The extreme cold snap and the disaster it brought to the state is a reminder of the importance of good governance in a modern society—and the danger we court when we pursue policies untethered to the public interest.
For decades, conservatives at the state, local, and federal levels have worked to gut the commonsense safeguards we all depend on to protect our health, safety, environment, and economic security. At base, it’s always been about one thing: putting corporate profits first, even while putting the rest of us at risk.
Few places, if any, have gone farther down this road than Texas. Now its people are paying a terrible price.
Texas got socked last week with record cold and a harsh winter storm. That shouldn’t have caused a humanitarian disaster and public health crisis that left millions of people without power, heat, or clean water in freezing weather.
One reason it did is because the conservatives who have long controlled the state government stripped out the responsible public oversight the people of Texas have a right to expect from their government.
It’s a reminder of the importance of good governance in a modern society—and the danger we court when we pursue policies untethered to the public interest.
Texas had been warned.
Ten years ago this month, 4.4 million Texans were left without power at one point or another over the course of three days, when an extreme cold snap similarly crippled much of the state’s electric system, when critical equipment froze, gas production was curtailed, and limited supplies were directed to priority residential, hospital, and related needs.
State, regional, and federal agencies looked into the reasons. In a 357-page report, the Federal Energy Regulatory Commission cited the need to increase the amount of reserve electricity generation capacity in the Texas system, add more emergency generators that could reliably function in harsh weather, and better protect critical equipment for winter.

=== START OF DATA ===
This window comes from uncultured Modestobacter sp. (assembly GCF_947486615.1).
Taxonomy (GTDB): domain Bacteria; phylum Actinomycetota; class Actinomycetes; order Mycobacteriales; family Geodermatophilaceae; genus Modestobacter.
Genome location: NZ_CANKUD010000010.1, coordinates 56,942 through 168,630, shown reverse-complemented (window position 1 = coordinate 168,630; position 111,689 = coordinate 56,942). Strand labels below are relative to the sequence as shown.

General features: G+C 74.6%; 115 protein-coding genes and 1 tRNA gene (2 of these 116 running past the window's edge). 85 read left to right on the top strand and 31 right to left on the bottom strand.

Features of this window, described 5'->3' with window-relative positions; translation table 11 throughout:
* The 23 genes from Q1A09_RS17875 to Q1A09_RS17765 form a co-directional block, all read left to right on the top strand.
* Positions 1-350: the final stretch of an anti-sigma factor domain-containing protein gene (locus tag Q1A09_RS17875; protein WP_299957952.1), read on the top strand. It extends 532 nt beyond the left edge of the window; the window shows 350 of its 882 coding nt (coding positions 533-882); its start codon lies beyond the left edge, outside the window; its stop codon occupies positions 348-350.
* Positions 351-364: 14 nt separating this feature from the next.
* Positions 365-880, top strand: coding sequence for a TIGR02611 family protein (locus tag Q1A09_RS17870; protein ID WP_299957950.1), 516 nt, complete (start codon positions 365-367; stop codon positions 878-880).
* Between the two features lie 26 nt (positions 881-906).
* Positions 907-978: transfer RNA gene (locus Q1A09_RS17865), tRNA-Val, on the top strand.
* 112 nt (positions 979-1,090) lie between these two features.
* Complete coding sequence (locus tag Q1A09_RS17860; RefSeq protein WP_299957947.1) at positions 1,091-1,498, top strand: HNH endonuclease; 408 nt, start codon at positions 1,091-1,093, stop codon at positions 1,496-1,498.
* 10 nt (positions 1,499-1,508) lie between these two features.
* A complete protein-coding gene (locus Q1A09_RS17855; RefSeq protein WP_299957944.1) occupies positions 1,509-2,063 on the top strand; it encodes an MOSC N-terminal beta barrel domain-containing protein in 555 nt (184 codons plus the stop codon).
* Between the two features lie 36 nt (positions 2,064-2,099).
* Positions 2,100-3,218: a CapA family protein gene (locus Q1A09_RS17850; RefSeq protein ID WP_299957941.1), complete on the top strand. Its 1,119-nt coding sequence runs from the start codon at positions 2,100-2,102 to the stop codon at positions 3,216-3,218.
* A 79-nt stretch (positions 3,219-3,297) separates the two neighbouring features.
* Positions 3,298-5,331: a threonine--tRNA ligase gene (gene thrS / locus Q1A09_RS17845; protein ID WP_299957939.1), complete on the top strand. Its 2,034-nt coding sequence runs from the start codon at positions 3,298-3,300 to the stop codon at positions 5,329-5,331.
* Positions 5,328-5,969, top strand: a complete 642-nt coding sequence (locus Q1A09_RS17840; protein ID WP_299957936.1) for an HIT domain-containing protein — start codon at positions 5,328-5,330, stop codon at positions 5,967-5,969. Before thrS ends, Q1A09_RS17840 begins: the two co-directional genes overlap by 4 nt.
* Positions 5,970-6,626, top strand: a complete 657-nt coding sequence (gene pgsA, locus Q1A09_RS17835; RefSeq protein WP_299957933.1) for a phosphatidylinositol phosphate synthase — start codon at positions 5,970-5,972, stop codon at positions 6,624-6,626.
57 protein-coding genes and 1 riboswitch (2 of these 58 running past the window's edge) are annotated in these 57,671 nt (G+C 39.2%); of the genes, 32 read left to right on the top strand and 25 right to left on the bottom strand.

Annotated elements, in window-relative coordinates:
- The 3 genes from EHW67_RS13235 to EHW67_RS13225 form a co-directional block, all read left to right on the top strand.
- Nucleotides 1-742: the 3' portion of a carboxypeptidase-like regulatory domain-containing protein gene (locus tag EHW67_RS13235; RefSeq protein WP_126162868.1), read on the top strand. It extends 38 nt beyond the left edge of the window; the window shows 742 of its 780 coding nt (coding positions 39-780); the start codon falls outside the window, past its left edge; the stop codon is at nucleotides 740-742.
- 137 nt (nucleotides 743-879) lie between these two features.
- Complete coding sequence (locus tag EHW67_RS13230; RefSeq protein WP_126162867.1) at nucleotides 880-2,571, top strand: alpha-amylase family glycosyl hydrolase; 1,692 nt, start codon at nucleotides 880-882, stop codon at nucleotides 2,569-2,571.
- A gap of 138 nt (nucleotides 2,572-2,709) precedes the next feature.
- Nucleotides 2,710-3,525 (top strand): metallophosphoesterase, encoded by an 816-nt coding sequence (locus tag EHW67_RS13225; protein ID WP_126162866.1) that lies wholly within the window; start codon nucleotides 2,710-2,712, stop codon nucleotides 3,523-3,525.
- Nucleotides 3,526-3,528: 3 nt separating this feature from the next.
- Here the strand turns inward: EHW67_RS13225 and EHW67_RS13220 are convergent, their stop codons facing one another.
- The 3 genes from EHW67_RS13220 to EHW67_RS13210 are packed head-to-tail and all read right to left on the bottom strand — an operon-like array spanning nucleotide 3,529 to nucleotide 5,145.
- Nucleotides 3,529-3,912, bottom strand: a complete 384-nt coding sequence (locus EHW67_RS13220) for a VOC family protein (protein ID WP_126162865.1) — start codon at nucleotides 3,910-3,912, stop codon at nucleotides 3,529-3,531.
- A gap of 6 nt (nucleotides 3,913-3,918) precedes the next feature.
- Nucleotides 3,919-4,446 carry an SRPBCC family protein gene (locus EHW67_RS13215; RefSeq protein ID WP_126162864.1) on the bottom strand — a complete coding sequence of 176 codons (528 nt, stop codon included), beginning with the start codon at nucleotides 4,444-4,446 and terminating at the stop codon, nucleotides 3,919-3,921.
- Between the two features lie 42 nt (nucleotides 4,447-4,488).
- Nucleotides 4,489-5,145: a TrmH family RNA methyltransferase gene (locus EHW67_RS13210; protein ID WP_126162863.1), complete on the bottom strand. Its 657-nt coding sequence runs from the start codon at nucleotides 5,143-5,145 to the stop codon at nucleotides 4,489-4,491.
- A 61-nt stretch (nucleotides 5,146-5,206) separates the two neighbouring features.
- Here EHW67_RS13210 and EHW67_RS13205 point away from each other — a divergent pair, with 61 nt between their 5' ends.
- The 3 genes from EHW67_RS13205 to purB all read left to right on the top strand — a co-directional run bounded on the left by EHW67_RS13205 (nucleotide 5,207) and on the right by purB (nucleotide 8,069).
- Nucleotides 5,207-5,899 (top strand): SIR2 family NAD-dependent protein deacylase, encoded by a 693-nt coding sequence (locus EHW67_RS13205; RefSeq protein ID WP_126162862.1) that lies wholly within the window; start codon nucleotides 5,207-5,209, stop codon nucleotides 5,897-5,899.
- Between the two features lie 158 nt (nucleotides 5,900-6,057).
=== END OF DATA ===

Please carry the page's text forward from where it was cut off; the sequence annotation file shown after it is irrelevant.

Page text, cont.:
These are exactly the kinds of measures that state public utility commissions routinely allow power companies to pay for through electricity rates. That’s one reason rates are regulated in most states, so that power companies may recover the costs of investments required to maintain and upgrade equipment. Customers benefit from greater reliability.
The Public Utility Commission of Texas, city councils, and cooperative governing boards set rates for about a quarter of the state’s customers. The rest, about 75 percent, purchase electricity from retailers in a competitive market where prices are driven by supply and demand.
By itself, the market provides no immediate payback for making such investments, and so Texas power companies, by and large, haven’t adequately done so, University of Houston energy fellow Ed Hirs told the Houston Chronicle. The Texas grid “has collapsed in exactly the same manner as the old Soviet Union,” said Hirs. “It limped along on underinvestment and neglect until it finally broke under predictable circumstances.”
Even so, Texans could have been spared this disaster had Texas not been the only state in the continental United States to shun participation in the regional power pools overseen by the Federal Energy Regulatory Commission. “Texans would [rather] be without electricity for longer than three days to keep the federal government out of their business,” said former Texas Governor Rick Perry, who served as U.S. Energy Secretary in the Trump administration.